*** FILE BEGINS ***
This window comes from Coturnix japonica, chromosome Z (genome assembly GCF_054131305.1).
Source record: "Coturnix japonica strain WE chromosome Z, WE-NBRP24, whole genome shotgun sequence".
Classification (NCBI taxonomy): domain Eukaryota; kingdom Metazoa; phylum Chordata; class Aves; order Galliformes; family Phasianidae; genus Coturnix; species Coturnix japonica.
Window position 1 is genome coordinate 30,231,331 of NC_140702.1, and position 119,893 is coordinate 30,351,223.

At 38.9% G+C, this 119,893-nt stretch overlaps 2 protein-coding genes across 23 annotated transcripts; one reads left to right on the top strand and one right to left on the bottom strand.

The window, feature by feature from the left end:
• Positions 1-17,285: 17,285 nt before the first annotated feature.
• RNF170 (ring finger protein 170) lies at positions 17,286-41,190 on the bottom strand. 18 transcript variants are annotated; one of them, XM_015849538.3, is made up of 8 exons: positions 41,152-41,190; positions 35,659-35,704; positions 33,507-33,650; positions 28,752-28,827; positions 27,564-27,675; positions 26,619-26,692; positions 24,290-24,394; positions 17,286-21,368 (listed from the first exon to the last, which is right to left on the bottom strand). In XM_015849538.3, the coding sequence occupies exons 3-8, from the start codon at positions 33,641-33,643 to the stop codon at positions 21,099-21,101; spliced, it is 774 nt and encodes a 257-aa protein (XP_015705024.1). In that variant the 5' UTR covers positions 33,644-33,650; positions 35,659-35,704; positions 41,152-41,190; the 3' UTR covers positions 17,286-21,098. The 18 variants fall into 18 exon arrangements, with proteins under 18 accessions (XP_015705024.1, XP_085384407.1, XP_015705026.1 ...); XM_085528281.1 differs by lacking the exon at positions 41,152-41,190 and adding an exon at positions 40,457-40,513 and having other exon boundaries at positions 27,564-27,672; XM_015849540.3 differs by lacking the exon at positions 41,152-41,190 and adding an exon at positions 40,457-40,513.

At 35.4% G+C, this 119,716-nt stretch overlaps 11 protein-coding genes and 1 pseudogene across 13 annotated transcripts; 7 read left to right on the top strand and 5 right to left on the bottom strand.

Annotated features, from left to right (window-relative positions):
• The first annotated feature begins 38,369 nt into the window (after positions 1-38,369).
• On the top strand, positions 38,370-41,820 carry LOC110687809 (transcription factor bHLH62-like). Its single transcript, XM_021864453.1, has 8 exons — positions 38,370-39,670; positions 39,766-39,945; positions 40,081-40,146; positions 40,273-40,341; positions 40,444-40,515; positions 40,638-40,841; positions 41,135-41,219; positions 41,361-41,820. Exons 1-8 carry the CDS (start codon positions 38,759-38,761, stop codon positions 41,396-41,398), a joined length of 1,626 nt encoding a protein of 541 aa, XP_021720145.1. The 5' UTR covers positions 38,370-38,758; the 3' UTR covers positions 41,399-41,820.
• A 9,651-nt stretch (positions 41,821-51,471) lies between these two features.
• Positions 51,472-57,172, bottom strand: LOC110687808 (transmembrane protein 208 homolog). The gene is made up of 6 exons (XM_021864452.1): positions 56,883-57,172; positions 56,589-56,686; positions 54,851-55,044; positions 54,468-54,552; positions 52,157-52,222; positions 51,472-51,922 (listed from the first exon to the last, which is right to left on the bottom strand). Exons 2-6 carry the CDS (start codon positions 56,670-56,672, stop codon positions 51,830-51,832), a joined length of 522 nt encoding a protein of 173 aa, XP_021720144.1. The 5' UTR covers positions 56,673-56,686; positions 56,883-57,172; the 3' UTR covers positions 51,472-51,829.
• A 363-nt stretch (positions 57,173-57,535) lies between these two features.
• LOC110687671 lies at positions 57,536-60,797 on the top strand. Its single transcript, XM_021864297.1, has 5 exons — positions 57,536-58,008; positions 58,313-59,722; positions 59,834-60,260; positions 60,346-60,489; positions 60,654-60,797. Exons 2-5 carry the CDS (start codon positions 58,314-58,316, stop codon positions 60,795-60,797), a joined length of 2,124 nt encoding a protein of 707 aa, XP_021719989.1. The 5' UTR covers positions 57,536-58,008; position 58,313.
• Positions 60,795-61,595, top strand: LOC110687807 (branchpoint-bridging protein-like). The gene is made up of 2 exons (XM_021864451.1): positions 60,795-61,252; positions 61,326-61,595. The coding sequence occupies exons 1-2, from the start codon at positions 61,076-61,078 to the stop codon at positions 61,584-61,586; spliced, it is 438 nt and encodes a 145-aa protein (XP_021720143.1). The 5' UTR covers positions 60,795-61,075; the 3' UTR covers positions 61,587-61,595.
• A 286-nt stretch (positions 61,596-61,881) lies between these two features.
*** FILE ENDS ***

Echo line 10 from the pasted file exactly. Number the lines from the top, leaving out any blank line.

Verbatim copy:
Annotated features, from left to right (window-relative positions):